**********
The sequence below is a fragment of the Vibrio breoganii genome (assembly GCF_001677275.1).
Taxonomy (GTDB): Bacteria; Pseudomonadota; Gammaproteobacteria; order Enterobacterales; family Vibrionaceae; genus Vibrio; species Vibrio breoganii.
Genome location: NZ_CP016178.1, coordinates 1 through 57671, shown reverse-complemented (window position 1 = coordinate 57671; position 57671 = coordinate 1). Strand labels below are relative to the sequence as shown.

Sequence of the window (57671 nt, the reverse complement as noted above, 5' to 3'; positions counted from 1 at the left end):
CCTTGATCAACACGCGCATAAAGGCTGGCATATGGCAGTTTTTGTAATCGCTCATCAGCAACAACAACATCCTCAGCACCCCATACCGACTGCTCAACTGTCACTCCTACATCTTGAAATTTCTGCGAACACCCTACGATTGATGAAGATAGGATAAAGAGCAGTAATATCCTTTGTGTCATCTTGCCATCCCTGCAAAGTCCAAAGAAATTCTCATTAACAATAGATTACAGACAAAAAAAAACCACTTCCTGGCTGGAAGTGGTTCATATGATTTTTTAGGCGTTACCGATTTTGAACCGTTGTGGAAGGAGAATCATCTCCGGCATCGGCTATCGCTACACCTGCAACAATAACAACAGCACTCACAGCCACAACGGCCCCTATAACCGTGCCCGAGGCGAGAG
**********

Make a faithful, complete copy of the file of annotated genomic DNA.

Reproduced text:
The sequence below is a fragment of the Vibrio breoganii genome (assembly GCF_001677275.1).
Taxonomy (GTDB): Bacteria; Pseudomonadota; Gammaproteobacteria; order Enterobacterales; family Vibrionaceae; genus Vibrio; species Vibrio breoganii.
Genome location: NZ_CP016178.1, coordinates 1 through 57671, shown reverse-complemented (window position 1 = coordinate 57671; position 57671 = coordinate 1). Strand labels below are relative to the sequence as shown.

Sequence of the window (57671 nt, the reverse complement as noted above, 5' to 3'; positions counted from 1 at the left end):
CCTTGATCAACACGCGCATAAAGGCTGGCATATGGCAGTTTTTGTAATCGCTCATCAGCAACAACAACATCCTCAGCACCCCATACCGACTGCTCAACTGTCACTCCTACATCTTGAAATTTCTGCGAACACCCTACGATTGATGAAGATAGGATAAAGAGCAGTAATATCCTTTGTGTCATCTTGCCATCCCTGCAAAGTCCAAAGAAATTCTCATTAACAATAGATTACAGACAAAAAAAAACCACTTCCTGGCTGGAAGTGGTTCATATGATTTTTTAGGCGTTACCGATTTTGAACCGTTGTGGAAGGAGAATCATCTCCGGCATCGGCTATCGCTACACCTGCAACAATAACAACAGCACTCACAGCCACAACGGCCCCTATAACCGTGCCCGAGGCGAGAG